Toyota learnt well

JAPAN'S minister of transport yesterday criticised Toyota as being too slow in responding to its recall crisis initially, but said the car-maker had learned its lesson and was announcing recalls quicker.

JAPAN'S minister of transport yesterday criticised Toyota as being too slow in responding to its recall crisis initially, but said the car-maker had learned its lesson and was announcing recalls quicker.

Seiji Maehara, who will meet US Transportation Secretary Ray LaHood later this week during a trip to Washington, said the Japanese government was checking Toyota vehicles, including the Prius hybrid, for possible problems with electronic devices but has found no problem so far.

"Toyota has on its own recognised that it had been slow,'' said Maehara, who heads the ministry of land, infrastructure, transport and tourism.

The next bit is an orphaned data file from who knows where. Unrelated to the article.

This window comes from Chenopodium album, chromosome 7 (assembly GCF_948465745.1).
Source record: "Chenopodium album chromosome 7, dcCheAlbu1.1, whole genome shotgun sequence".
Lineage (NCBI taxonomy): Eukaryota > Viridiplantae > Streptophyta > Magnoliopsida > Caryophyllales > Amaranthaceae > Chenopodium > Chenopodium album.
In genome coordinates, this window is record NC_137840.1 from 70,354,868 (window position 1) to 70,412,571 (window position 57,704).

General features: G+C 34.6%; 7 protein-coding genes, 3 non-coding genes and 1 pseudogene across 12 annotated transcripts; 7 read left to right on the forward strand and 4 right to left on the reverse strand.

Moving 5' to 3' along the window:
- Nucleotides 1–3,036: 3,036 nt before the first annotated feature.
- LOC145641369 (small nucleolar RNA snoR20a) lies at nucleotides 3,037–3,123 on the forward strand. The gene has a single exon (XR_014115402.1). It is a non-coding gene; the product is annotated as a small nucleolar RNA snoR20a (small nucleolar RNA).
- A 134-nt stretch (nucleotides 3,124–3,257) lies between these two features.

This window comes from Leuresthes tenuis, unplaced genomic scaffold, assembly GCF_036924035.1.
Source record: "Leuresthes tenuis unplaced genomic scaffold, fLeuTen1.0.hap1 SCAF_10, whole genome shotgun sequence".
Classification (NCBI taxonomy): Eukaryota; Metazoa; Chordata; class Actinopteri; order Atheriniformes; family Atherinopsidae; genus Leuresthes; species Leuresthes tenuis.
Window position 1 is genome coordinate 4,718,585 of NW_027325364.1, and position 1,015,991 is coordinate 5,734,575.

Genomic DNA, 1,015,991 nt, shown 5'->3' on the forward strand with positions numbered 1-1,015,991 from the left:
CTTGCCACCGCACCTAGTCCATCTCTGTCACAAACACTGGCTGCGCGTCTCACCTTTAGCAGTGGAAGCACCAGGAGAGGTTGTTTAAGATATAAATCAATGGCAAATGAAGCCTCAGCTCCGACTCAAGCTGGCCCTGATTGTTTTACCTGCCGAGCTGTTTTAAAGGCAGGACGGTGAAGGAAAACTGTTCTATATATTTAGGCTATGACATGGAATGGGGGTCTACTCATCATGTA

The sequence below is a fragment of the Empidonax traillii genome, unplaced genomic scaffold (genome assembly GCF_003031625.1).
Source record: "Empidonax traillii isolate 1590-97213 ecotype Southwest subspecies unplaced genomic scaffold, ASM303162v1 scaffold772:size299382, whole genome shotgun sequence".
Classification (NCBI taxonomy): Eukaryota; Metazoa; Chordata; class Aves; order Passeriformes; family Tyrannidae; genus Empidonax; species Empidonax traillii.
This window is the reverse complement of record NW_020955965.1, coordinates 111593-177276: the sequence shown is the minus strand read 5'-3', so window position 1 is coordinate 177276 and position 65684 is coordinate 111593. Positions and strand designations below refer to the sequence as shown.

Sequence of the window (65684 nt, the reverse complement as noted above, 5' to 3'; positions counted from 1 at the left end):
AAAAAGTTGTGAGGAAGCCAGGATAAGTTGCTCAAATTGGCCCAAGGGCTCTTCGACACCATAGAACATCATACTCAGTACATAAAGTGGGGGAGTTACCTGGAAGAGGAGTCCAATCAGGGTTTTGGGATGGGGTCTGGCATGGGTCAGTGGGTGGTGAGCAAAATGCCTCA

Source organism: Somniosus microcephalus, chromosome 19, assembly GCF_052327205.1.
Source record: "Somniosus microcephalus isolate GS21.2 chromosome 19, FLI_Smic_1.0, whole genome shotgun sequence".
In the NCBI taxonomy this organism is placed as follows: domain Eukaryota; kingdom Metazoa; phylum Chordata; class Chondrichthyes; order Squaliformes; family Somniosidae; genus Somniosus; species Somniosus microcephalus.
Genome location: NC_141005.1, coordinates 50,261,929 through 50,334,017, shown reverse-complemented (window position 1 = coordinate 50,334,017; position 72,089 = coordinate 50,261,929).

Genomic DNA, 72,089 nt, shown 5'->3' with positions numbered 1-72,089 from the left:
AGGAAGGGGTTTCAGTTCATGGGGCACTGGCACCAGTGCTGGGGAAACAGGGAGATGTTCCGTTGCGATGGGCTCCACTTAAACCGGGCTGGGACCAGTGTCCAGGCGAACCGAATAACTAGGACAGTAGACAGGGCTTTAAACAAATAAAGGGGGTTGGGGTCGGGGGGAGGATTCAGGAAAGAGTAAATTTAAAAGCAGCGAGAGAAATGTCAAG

Toyota took just a week to announce the recall of a Lexus sport utility model in the US earlier this month, after Consumer Reports warned it may be prone to rollovers.

That was a contrast to the four months the US government says Toyota took to order its huge recall of other models over sticking accelerator pedals.

"Consumer Reports is respected and objective and so the recall came immediately," Maehara told a small group of reporters in his Tokyo office.

Maehara said the Toyota problem was sure to be discussed when he meets LaHood, although a personal sales-pitch for Japanese trains is high on his agenda.

But he stressed the exchanges on Toyota would take "wide perspective," centering on the importance of US-Japan cooperation on issues such as Toyota.

"Should there be any Japan-bashing, that would not be positive for the American economy either," he said, referring to a possible extreme backlash against Japanese manufacturers, which he said had been avoided so far.

"Safety is of utmost importance for any nation," he said. "And it is an obligation that must be met by the company." Toyota recalled 8 million vehicles worldwide. - Sapa-AP

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